The CO2 tax has been in effect in Austria since October 1, 2022! And according to a recent ÖAMTC check, fuel prices have risen noticeably.
Last Saturday, October 1, the starting signal was given for the additional CO2 pricing. At the gas pumps, a sharp rise in prices could already be observed then.
“The price jump cannot be due to the new CO2 pricing: gasoline that was already stored before October 1 was still purchased by the gas stations without the additional surcharge,” holds ÖAMTC transport economics expert Martin Grasslober. “The additional CO2 pricing could make that fuel more expensive, which was also delivered only on Saturday.”
After fuels became cheaper again on Sunday, they rose noticeably at the beginning of the week. On Tuesday, prices were already around seven cents higher than a week earlier. The CO2 pricing thus seems to have arrived at the gas pumps one way or another.
Grasslober: “With it, one formally pays 30 euro for each caused ton at CO2. And because the petroleum industry pays the CO2 price and passes it on, an additional 20 percent sales tax is due, as is the case with the mineral oil tax. The fact that a CO2 surcharge of 20 euros per metric ton has already been payable since 2011 – which was, after all, the justification for the mineral oil tax increase of four cents for gasoline and five cents for diesel at the time – continues to be ignored by politicians.”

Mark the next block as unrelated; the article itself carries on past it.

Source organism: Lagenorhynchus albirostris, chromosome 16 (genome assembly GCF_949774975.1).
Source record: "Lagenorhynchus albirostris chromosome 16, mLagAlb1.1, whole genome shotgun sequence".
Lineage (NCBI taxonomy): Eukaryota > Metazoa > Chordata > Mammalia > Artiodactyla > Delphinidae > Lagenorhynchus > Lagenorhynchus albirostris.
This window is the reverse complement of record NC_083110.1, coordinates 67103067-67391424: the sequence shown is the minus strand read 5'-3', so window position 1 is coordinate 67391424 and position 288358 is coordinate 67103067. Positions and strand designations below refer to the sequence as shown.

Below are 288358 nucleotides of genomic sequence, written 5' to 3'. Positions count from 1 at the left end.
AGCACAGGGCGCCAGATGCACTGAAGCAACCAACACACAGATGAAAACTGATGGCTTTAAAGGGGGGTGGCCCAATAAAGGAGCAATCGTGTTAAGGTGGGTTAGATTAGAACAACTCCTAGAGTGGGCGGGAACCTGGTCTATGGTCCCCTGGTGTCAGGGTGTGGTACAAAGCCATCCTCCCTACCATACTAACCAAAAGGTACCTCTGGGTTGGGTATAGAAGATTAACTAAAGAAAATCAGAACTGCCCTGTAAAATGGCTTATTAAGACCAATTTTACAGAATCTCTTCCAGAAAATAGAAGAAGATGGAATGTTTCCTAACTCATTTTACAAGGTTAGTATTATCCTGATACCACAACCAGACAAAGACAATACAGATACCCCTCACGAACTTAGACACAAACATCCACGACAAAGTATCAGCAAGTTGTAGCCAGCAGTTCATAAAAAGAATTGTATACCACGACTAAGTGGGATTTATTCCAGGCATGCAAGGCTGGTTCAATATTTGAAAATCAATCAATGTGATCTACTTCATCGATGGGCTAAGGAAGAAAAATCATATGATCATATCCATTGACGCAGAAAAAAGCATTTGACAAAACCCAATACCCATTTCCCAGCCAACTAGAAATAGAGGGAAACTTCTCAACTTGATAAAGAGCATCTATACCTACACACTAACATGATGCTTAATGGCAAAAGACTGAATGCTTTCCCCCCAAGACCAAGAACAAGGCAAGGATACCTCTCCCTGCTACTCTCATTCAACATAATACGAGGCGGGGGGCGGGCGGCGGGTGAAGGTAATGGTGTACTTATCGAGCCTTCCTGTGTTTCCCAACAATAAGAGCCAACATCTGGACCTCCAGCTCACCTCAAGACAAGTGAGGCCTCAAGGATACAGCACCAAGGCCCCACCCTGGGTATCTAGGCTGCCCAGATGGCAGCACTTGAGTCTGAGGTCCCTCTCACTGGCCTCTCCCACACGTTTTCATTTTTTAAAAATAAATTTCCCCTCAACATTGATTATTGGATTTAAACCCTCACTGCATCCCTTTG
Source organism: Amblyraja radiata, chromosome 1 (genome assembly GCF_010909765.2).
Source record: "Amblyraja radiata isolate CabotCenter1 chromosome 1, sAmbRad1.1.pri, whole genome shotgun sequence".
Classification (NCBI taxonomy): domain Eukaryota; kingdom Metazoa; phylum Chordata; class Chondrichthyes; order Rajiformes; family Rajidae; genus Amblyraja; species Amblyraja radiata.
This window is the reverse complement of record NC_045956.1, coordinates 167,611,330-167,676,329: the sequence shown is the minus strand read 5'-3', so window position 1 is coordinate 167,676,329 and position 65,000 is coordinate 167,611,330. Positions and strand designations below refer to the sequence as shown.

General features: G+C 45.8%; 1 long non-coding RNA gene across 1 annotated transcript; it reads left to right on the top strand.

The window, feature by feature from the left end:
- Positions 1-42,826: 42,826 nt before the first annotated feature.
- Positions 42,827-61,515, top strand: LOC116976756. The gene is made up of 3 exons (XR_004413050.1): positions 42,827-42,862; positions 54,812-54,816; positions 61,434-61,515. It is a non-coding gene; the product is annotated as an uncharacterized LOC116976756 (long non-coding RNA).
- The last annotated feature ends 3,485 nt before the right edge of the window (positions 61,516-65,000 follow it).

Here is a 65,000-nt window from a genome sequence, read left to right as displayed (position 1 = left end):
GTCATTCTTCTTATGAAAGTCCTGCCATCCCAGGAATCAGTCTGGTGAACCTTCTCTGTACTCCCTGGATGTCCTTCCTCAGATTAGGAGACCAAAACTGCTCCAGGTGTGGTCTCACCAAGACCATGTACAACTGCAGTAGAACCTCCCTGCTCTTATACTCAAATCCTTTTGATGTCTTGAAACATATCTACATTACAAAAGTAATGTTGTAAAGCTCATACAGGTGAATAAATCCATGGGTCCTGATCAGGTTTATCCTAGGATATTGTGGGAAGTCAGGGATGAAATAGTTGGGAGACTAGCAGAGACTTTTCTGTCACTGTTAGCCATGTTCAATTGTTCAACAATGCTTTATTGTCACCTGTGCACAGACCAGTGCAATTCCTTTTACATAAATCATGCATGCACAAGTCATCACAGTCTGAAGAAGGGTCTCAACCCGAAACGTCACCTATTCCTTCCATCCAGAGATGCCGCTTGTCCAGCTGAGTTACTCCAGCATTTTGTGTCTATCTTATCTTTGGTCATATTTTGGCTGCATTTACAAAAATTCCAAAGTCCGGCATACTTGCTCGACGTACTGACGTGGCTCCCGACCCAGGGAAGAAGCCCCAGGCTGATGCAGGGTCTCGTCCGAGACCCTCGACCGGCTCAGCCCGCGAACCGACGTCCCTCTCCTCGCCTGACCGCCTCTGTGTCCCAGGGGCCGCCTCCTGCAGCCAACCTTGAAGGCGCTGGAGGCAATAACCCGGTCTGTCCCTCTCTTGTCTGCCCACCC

As it turns out, prices are now two euros per liter of diesel. The ÖAMTC, therefore, continues to call for the mineral oil tax (MöSt) to be reduced by at least the same amount in return for the additional CO2 price. Grasslober: “On the one hand, this would help those dependent on the car. On the other hand, it would also ensure the continued payment of the climate bonus, which is, after all, financed from the revenues of the additional CO2 tax.”
In addition, there is an urgent need to increase the mileage allowance. This reimburses the flat-rate costs incurred when people use their cars for business trips. In the case of the commuter allowance, on the other hand, reform is needed – in addition to more than just a temporary increase – that in the future provides for the costs of certain commutes to work to be taken into account regardless of income and on a per-mile basis. “After all, this is about the costs of earning an income – and by no means a subsidy, as is often claimed in connection with the relief for commuters,” explains Grasslober.
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